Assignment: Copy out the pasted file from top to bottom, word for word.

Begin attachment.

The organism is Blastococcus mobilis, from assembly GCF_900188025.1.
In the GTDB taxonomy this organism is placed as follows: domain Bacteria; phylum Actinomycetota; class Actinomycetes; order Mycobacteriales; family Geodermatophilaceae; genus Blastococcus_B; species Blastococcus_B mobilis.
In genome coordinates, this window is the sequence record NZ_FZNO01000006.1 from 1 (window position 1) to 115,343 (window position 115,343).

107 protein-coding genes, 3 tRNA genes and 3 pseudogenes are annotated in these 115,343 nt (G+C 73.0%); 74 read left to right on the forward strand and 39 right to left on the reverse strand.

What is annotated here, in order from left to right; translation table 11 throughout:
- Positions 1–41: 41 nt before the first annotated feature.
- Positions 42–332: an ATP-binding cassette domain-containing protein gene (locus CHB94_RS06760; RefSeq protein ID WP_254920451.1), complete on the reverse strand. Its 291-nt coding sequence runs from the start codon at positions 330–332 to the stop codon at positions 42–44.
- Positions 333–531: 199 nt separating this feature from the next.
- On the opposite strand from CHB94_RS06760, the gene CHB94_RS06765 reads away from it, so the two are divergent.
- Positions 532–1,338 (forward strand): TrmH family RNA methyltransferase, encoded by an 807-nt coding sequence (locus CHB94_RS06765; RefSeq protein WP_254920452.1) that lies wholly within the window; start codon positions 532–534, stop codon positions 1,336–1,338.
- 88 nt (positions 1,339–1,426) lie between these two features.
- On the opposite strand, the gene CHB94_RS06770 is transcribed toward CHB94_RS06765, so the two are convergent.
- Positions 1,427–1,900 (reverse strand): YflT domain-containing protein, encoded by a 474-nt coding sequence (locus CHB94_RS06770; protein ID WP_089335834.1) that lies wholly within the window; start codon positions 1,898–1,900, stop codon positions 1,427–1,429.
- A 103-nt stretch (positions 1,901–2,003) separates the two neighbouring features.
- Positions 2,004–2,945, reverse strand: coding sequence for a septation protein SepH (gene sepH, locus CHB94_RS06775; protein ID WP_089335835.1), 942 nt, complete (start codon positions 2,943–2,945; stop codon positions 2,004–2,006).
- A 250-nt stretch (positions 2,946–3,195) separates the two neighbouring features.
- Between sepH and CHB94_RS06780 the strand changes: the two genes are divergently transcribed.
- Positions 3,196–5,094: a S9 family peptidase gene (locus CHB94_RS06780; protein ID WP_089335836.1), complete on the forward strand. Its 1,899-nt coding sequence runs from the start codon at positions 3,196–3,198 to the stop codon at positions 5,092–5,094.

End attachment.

The organism is Blastococcus mobilis, from assembly GCF_900188025.1.
In the GTDB taxonomy this organism is placed as follows: domain Bacteria; phylum Actinomycetota; class Actinomycetes; order Mycobacteriales; family Geodermatophilaceae; genus Blastococcus_B; species Blastococcus_B mobilis.
In genome coordinates, this window is the sequence record NZ_FZNO01000006.1 from 1 (window position 1) to 115,343 (window position 115,343).

107 protein-coding genes, 3 tRNA genes and 3 pseudogenes are annotated in these 115,343 nt (G+C 73.0%); 74 read left to right on the forward strand and 39 right to left on the reverse strand.

What is annotated here, in order from left to right; translation table 11 throughout:
- Positions 1–41: 41 nt before the first annotated feature.
- Positions 42–332: an ATP-binding cassette domain-containing protein gene (locus CHB94_RS06760; RefSeq protein ID WP_254920451.1), complete on the reverse strand. Its 291-nt coding sequence runs from the start codon at positions 330–332 to the stop codon at positions 42–44.
- Positions 333–531: 199 nt separating this feature from the next.
- On the opposite strand from CHB94_RS06760, the gene CHB94_RS06765 reads away from it, so the two are divergent.
- Positions 532–1,338 (forward strand): TrmH family RNA methyltransferase, encoded by an 807-nt coding sequence (locus CHB94_RS06765; RefSeq protein WP_254920452.1) that lies wholly within the window; start codon positions 532–534, stop codon positions 1,336–1,338.
- 88 nt (positions 1,339–1,426) lie between these two features.
- On the opposite strand, the gene CHB94_RS06770 is transcribed toward CHB94_RS06765, so the two are convergent.
- Positions 1,427–1,900 (reverse strand): YflT domain-containing protein, encoded by a 474-nt coding sequence (locus CHB94_RS06770; protein ID WP_089335834.1) that lies wholly within the window; start codon positions 1,898–1,900, stop codon positions 1,427–1,429.
- A 103-nt stretch (positions 1,901–2,003) separates the two neighbouring features.
- Positions 2,004–2,945, reverse strand: coding sequence for a septation protein SepH (gene sepH, locus CHB94_RS06775; protein ID WP_089335835.1), 942 nt, complete (start codon positions 2,943–2,945; stop codon positions 2,004–2,006).
- A 250-nt stretch (positions 2,946–3,195) separates the two neighbouring features.
- Between sepH and CHB94_RS06780 the strand changes: the two genes are divergently transcribed.
- Positions 3,196–5,094: a S9 family peptidase gene (locus CHB94_RS06780; protein ID WP_089335836.1), complete on the forward strand. Its 1,899-nt coding sequence runs from the start codon at positions 3,196–3,198 to the stop codon at positions 5,092–5,094.